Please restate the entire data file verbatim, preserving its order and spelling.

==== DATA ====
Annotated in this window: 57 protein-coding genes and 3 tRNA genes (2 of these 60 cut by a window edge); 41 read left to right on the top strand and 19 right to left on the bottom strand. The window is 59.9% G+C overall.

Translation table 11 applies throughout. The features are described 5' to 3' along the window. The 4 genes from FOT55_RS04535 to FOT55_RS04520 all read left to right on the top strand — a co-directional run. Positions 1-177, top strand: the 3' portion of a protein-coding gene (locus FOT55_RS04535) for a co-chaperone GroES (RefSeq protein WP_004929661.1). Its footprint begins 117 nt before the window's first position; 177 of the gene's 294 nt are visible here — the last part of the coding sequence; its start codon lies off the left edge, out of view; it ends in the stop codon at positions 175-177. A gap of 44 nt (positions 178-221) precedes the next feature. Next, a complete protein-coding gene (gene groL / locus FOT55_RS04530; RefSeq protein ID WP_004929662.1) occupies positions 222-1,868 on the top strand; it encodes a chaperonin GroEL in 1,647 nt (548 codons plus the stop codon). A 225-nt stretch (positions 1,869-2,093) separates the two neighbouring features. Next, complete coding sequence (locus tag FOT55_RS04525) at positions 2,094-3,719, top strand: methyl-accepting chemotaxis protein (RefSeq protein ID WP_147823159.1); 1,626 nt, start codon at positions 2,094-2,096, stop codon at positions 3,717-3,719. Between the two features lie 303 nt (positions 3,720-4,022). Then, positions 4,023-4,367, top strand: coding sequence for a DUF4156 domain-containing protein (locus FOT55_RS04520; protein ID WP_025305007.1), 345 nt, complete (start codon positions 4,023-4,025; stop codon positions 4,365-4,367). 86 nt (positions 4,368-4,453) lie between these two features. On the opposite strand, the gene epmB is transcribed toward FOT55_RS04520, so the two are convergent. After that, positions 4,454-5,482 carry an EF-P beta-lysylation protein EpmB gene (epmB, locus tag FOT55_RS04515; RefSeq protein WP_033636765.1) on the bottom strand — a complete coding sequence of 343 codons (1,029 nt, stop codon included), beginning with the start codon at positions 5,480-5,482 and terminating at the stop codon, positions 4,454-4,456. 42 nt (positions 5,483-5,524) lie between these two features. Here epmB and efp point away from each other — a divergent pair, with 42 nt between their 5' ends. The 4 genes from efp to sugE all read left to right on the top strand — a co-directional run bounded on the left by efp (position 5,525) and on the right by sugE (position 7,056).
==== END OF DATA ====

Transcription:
Annotated in this window: 57 protein-coding genes and 3 tRNA genes (2 of these 60 cut by a window edge); 41 read left to right on the top strand and 19 right to left on the bottom strand. The window is 59.9% G+C overall.

Translation table 11 applies throughout. The features are described 5' to 3' along the window. The 4 genes from FOT55_RS04535 to FOT55_RS04520 all read left to right on the top strand — a co-directional run. Positions 1-177, top strand: the 3' portion of a protein-coding gene (locus FOT55_RS04535) for a co-chaperone GroES (RefSeq protein WP_004929661.1). Its footprint begins 117 nt before the window's first position; 177 of the gene's 294 nt are visible here — the last part of the coding sequence; its start codon lies off the left edge, out of view; it ends in the stop codon at positions 175-177. A gap of 44 nt (positions 178-221) precedes the next feature. Next, a complete protein-coding gene (gene groL / locus FOT55_RS04530; RefSeq protein ID WP_004929662.1) occupies positions 222-1,868 on the top strand; it encodes a chaperonin GroEL in 1,647 nt (548 codons plus the stop codon). A 225-nt stretch (positions 1,869-2,093) separates the two neighbouring features. Next, complete coding sequence (locus tag FOT55_RS04525) at positions 2,094-3,719, top strand: methyl-accepting chemotaxis protein (RefSeq protein ID WP_147823159.1); 1,626 nt, start codon at positions 2,094-2,096, stop codon at positions 3,717-3,719. Between the two features lie 303 nt (positions 3,720-4,022). Then, positions 4,023-4,367, top strand: coding sequence for a DUF4156 domain-containing protein (locus FOT55_RS04520; protein ID WP_025305007.1), 345 nt, complete (start codon positions 4,023-4,025; stop codon positions 4,365-4,367). 86 nt (positions 4,368-4,453) lie between these two features. On the opposite strand, the gene epmB is transcribed toward FOT55_RS04520, so the two are convergent. After that, positions 4,454-5,482 carry an EF-P beta-lysylation protein EpmB gene (epmB, locus tag FOT55_RS04515; RefSeq protein WP_033636765.1) on the bottom strand — a complete coding sequence of 343 codons (1,029 nt, stop codon included), beginning with the start codon at positions 5,480-5,482 and terminating at the stop codon, positions 4,454-4,456. 42 nt (positions 5,483-5,524) lie between these two features. Here epmB and efp point away from each other — a divergent pair, with 42 nt between their 5' ends. The 4 genes from efp to sugE all read left to right on the top strand — a co-directional run bounded on the left by efp (position 5,525) and on the right by sugE (position 7,056).